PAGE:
How Much Does a Trombone Cost?

Written by: Staff

Trombones are considered to be simple brass instruments that have been around for more than six decades, and it is known as being the only modern orchestral brass musical instrument that has the ability to play all the notes of the chromatic scale.

Extremely versatile, trombones are commonly used in a variety of ensembles including orchestras, marching bands, and even in rock bands.

Trombone Reflection by slgckgc, on Flickr
Trombone Reflection” (CC BY 2.0) by  slgckgc

How much does a trombone cost?

The cost of a new trombone is going to really depend on the condition, the brand and the type of trombone you are looking to purchase.  On average, the prices of a trombone can range anywhere from as little as $300 for a student version to as much as $9,000 for a professional brand. For example, alto trombones can retail for $300 to $4,000 while a small bore tenor trombone can cost $700 to $3,500 brand new.  On the other hand, medium or large bore trombones can retail for $1,500 to as much as $5,500.

Refer to our table to see what common types of trombones can cost:

TypePrice Range
Alto$300 to $3,000
Small Bore Tenor$800 to $3,300
Medium Bore Tenor$2,000 to $5,000
Large Bore Symphonic
$1,400 to $5,000
Bass$2,500 to $6,000
Baroque$4,000 to $8,000

As for brands, there are a handful of popular brands on the market, including Holton, Yamaha, Bach, King, Conn, Getzen and Besson.  Our table below showcases the average price of a new trombone from one of these brands:

BrandAverage Cost (new)
Allora$150 to $300
Amati$1,000 to $2,000
Antoine Courtois Paris$3,000 to $5,000+
Bach$2,800 to $5,000
Conn$2,000 to $3,500
Getzen$2,000 to $4,000
Holton$2,500 to $3,500
Jupiter$1,000 to $1,800
Kanstul$2,200 to $3,900+
King$2,000 to $2,500
XO$1,800 to $3,500+
Yamaha$1,800 to $3,300

At Guitar Center, the top sellers retail anywhere from $179 for a student version to as much as $7,000+ for a professional bass trombone.

Trombone overview

Although there are a variety of trombones on the market, there are three main types:  the straight, trigger-type and bass.  The simplest, the straight tenor, won’t contain any tubing on the inside, while the trigger-type will have an extra tubing within its main loop, creating a longer shape.  The bass trombone will have a larger bore and will also contain a second rotor, which can extend the horn’s low end even further.

The bore size, which is the diameter of the trombone’s tubing, will vary in size.  The bore size will affect the aspects of the instrument, greatly affect is playability and the sound it can produce.  A smaller bore horn, usually .500” to .525″ in size, will be designed for students, while a larger bore, usually around .547″ in size, will create a fuller and better sound.

As for the finish, the bells can be made of either yellow brass, red brass or silver, with yellow brass being the most common.

What are the extra costs?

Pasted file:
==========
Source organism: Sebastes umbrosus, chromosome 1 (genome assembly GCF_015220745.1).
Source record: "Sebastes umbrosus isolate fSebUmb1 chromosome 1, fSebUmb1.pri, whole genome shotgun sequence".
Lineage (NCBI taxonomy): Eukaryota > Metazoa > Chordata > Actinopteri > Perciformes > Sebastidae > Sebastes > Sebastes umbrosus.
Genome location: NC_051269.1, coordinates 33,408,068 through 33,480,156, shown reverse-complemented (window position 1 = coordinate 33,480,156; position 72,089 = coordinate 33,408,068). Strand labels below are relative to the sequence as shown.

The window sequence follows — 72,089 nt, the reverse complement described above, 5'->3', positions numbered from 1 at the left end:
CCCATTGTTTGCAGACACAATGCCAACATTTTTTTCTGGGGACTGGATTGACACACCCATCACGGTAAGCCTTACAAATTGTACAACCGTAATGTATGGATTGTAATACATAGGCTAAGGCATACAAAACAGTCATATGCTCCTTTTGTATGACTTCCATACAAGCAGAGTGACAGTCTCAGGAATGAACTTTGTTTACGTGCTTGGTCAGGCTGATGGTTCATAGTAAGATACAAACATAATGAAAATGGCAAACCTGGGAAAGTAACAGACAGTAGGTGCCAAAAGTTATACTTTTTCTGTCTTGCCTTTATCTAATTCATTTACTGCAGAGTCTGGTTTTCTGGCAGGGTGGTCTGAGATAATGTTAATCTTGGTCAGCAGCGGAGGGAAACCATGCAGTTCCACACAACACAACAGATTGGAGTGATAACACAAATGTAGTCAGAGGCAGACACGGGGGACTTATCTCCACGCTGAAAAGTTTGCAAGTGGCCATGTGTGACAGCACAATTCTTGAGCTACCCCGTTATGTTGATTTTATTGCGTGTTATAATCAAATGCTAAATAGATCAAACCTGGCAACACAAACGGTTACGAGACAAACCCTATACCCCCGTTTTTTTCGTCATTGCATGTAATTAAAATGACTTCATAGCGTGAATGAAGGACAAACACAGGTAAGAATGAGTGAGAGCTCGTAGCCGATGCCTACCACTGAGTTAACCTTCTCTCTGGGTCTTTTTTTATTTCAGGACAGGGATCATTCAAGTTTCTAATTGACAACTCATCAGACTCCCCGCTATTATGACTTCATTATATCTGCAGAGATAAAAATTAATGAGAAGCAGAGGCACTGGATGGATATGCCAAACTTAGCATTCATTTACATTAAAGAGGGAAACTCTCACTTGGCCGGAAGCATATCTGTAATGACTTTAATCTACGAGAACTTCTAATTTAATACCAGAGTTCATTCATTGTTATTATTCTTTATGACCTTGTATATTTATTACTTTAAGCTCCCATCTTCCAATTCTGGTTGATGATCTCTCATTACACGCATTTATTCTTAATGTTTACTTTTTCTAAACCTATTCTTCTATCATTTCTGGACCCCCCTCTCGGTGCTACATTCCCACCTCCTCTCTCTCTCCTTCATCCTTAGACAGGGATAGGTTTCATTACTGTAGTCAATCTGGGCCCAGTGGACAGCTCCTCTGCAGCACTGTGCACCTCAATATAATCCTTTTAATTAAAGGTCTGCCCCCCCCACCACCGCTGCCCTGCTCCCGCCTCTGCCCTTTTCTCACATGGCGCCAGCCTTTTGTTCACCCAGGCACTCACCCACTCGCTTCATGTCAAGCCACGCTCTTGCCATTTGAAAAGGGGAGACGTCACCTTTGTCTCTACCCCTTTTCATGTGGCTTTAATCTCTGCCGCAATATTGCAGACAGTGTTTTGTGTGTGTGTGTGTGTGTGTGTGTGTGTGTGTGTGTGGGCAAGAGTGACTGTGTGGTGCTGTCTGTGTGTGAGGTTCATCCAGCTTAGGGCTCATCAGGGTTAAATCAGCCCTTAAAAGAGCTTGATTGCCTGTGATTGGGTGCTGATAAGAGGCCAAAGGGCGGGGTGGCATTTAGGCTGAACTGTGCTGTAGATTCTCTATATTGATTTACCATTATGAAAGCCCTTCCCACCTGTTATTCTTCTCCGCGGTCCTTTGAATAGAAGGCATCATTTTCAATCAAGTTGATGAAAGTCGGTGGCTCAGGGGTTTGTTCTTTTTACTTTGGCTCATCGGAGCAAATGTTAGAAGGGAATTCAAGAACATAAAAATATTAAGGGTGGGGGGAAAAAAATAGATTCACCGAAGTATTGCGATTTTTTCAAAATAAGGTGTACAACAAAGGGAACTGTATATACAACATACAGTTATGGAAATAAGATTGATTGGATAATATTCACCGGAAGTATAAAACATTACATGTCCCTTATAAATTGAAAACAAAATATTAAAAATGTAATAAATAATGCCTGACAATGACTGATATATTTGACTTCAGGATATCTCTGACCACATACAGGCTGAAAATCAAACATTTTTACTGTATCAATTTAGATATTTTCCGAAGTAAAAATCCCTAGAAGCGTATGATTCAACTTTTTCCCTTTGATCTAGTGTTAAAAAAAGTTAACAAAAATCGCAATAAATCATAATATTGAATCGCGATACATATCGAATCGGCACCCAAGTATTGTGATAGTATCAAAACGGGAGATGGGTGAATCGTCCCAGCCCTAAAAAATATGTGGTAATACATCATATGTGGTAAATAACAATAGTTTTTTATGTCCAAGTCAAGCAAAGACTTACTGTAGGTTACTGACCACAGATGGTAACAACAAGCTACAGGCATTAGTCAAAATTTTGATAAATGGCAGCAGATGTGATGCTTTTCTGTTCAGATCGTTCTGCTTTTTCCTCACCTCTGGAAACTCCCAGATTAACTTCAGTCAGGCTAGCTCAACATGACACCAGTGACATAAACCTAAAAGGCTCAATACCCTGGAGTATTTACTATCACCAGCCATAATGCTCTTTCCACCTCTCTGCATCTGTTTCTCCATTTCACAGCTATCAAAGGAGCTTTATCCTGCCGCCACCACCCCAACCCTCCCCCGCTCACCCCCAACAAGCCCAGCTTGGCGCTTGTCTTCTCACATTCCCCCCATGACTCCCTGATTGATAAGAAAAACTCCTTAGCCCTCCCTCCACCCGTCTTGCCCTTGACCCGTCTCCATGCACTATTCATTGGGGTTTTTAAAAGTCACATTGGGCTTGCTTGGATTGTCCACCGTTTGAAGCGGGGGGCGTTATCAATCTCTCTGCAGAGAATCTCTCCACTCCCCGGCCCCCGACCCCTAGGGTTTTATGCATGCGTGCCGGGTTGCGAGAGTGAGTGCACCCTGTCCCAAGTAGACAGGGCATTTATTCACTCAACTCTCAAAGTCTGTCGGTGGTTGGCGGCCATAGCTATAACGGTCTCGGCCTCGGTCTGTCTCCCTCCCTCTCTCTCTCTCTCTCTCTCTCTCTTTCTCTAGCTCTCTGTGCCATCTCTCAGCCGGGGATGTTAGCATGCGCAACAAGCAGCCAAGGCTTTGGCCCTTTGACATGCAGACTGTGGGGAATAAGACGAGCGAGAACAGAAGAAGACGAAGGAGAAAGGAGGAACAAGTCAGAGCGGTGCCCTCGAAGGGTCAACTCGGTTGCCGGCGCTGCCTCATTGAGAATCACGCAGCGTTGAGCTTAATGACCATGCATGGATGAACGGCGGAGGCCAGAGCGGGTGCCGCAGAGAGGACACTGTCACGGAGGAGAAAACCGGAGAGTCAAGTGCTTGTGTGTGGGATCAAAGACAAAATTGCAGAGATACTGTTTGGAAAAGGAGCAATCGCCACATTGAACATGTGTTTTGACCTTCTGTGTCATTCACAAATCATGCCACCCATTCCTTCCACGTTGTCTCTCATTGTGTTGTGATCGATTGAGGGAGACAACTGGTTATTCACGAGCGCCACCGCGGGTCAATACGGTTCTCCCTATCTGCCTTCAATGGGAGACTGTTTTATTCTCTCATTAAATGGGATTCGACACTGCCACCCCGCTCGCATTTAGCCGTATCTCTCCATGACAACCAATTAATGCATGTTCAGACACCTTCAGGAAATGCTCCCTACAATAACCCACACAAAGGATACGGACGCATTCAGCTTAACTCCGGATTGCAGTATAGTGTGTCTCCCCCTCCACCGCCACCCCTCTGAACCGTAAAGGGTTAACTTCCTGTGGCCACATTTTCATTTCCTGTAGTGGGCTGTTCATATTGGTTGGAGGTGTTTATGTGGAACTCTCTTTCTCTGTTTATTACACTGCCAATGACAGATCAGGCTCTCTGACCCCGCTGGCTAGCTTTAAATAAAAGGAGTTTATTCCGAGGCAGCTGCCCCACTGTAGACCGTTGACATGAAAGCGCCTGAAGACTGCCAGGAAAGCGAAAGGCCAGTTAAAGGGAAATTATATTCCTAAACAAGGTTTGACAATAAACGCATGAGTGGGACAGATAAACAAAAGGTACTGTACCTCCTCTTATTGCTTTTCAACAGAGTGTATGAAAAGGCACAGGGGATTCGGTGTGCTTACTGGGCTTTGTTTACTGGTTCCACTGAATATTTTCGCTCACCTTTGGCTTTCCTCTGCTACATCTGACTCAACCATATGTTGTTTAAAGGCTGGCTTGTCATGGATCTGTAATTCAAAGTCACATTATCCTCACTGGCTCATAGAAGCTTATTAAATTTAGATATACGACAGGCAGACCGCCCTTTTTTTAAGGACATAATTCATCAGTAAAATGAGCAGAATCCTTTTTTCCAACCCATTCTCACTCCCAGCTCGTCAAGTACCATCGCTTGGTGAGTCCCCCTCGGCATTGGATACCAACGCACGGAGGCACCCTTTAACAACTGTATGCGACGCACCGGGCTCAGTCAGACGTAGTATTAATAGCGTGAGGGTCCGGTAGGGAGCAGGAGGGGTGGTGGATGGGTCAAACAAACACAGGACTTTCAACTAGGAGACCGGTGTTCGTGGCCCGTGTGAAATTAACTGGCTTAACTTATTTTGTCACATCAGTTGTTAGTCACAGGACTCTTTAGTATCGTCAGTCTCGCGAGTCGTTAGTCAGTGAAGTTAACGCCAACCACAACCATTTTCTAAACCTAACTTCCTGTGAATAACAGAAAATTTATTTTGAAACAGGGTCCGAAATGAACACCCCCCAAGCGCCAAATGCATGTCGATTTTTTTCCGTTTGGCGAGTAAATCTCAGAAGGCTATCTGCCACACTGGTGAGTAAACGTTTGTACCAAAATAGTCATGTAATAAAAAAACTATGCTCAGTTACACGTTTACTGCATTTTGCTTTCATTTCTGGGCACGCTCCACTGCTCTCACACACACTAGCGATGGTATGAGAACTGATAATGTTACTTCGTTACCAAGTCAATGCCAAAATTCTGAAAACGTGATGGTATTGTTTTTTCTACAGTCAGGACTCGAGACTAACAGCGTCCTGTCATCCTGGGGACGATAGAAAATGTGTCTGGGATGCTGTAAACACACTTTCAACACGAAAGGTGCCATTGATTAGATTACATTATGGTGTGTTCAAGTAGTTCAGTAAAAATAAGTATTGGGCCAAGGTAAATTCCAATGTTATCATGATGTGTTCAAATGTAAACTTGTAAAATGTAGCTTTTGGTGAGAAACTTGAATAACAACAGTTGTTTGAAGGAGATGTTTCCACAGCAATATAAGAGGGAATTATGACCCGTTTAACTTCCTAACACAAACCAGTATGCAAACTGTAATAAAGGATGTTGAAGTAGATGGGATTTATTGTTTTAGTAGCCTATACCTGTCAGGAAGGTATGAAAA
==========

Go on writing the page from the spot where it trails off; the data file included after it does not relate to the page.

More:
A trombone mouthpiece may be needed if you either want to upgrade it.  A good mouthpiece can cost anywhere from $35 to $190, depending on brand, the material and features.  Generally, those who want a broader and deeper mouthpiece, which is known to create a richer tone, will upgrade to a deeper mouthpiece.  Also, if you’re buying used, it’s wise to buy a new mouthpiece as well.

A good, sturdy trombone case can be purchased for $100 to $800, depending on brand, capacity and features.

Trombone cleaning agents, such as the slide oil and slide lubricant, can cost $5 to $30.

Shipping costs vary from one retailer to another.  If free shipping isn’t included, then be prepared to pay $40 to $60.

Be prepared for some repairs in the future such as slide repair, a common problem when the slide is sluggish.  This type of repair, for example, could cost $20 to $50 at a local music shop.

Lessons can cost anywhere from $20 to $50 per hour if you were to need them.

How can I save money?

Used trombones can cost less and are usually available at some music retailers and online via eBay and Craigslist.  If you’re going to buy used, always be sure to test the instrument first and only purchase from a reputable seller.  Even if it isn’t in the greatest cosmetic shape, you can always refinish the metal and/or take out dents to make it look new again.

It is often a practical idea to rent a trombone for some time in order to get a feel for the instrument before you buy.  Many music retailers allow you to rent this instrument for an indefinite amount of time for as little as $20+ per month.

Lease-to-own trombones may also be an alternative to buying or renting.  Make sure to read and understand the terms and conditions involved in this type of arrangement.

If you’re just starting out and you want to invest in an instrument, highly consider a student model and starting out small before investing thousands in a name brand.  On Amazon, for instance, highly rated student trombones retail for $100 to $150.

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